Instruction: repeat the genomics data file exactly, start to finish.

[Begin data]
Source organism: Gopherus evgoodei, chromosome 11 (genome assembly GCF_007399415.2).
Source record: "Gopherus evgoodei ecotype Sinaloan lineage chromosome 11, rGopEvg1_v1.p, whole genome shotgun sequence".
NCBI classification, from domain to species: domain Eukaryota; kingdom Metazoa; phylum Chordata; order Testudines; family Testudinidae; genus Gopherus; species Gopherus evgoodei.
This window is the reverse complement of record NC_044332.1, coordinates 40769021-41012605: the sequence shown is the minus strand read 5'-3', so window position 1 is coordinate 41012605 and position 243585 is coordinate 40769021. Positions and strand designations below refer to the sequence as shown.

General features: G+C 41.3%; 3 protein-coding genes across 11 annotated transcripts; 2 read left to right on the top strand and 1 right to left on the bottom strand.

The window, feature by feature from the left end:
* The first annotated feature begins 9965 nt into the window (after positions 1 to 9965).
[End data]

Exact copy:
Source organism: Gopherus evgoodei, chromosome 11 (genome assembly GCF_007399415.2).
Source record: "Gopherus evgoodei ecotype Sinaloan lineage chromosome 11, rGopEvg1_v1.p, whole genome shotgun sequence".
NCBI classification, from domain to species: domain Eukaryota; kingdom Metazoa; phylum Chordata; order Testudines; family Testudinidae; genus Gopherus; species Gopherus evgoodei.
This window is the reverse complement of record NC_044332.1, coordinates 40769021-41012605: the sequence shown is the minus strand read 5'-3', so window position 1 is coordinate 41012605 and position 243585 is coordinate 40769021. Positions and strand designations below refer to the sequence as shown.

General features: G+C 41.3%; 3 protein-coding genes across 11 annotated transcripts; 2 read left to right on the top strand and 1 right to left on the bottom strand.

The window, feature by feature from the left end:
* The first annotated feature begins 9965 nt into the window (after positions 1 to 9965).